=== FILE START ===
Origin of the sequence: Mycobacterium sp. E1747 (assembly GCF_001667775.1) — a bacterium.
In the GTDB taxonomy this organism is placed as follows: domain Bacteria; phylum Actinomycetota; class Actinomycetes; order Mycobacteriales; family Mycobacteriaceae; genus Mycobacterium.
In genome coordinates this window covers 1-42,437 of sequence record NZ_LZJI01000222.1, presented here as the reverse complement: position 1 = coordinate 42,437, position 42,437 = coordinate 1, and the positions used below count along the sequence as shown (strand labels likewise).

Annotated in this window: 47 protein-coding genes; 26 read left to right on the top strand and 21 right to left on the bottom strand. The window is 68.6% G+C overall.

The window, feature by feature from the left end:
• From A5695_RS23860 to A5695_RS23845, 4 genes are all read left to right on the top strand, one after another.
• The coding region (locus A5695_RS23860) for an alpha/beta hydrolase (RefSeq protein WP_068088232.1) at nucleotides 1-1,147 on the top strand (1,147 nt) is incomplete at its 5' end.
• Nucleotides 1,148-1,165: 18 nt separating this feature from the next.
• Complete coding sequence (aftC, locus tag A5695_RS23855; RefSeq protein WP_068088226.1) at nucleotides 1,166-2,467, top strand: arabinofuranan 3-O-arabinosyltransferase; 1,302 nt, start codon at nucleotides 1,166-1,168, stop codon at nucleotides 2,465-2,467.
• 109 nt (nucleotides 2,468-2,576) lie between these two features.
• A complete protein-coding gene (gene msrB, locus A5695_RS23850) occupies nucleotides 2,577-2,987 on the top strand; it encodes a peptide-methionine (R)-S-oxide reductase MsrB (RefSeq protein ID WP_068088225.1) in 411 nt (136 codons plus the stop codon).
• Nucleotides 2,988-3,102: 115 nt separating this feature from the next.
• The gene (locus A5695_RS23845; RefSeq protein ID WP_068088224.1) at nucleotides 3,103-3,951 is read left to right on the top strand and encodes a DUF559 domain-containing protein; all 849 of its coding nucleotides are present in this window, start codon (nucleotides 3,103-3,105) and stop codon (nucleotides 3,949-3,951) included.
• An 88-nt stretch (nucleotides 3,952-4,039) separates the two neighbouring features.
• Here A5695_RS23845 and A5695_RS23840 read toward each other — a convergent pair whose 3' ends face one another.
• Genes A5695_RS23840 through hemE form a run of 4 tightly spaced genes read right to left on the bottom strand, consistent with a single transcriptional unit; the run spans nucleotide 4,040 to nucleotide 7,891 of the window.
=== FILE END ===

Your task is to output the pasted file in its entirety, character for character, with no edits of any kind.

Origin of the sequence: Mycobacterium sp. E1747 (assembly GCF_001667775.1) — a bacterium.
In the GTDB taxonomy this organism is placed as follows: domain Bacteria; phylum Actinomycetota; class Actinomycetes; order Mycobacteriales; family Mycobacteriaceae; genus Mycobacterium.
In genome coordinates this window covers 1-42,437 of sequence record NZ_LZJI01000222.1, presented here as the reverse complement: position 1 = coordinate 42,437, position 42,437 = coordinate 1, and the positions used below count along the sequence as shown (strand labels likewise).

Annotated in this window: 47 protein-coding genes; 26 read left to right on the top strand and 21 right to left on the bottom strand. The window is 68.6% G+C overall.

The window, feature by feature from the left end:
• From A5695_RS23860 to A5695_RS23845, 4 genes are all read left to right on the top strand, one after another.
• The coding region (locus A5695_RS23860) for an alpha/beta hydrolase (RefSeq protein WP_068088232.1) at nucleotides 1-1,147 on the top strand (1,147 nt) is incomplete at its 5' end.
• Nucleotides 1,148-1,165: 18 nt separating this feature from the next.
• Complete coding sequence (aftC, locus tag A5695_RS23855; RefSeq protein WP_068088226.1) at nucleotides 1,166-2,467, top strand: arabinofuranan 3-O-arabinosyltransferase; 1,302 nt, start codon at nucleotides 1,166-1,168, stop codon at nucleotides 2,465-2,467.
• 109 nt (nucleotides 2,468-2,576) lie between these two features.
• A complete protein-coding gene (gene msrB, locus A5695_RS23850) occupies nucleotides 2,577-2,987 on the top strand; it encodes a peptide-methionine (R)-S-oxide reductase MsrB (RefSeq protein ID WP_068088225.1) in 411 nt (136 codons plus the stop codon).
• Nucleotides 2,988-3,102: 115 nt separating this feature from the next.
• The gene (locus A5695_RS23845; RefSeq protein ID WP_068088224.1) at nucleotides 3,103-3,951 is read left to right on the top strand and encodes a DUF559 domain-containing protein; all 849 of its coding nucleotides are present in this window, start codon (nucleotides 3,103-3,105) and stop codon (nucleotides 3,949-3,951) included.
• An 88-nt stretch (nucleotides 3,952-4,039) separates the two neighbouring features.
• Here A5695_RS23845 and A5695_RS23840 read toward each other — a convergent pair whose 3' ends face one another.
• Genes A5695_RS23840 through hemE form a run of 4 tightly spaced genes read right to left on the bottom strand, consistent with a single transcriptional unit; the run spans nucleotide 4,040 to nucleotide 7,891 of the window.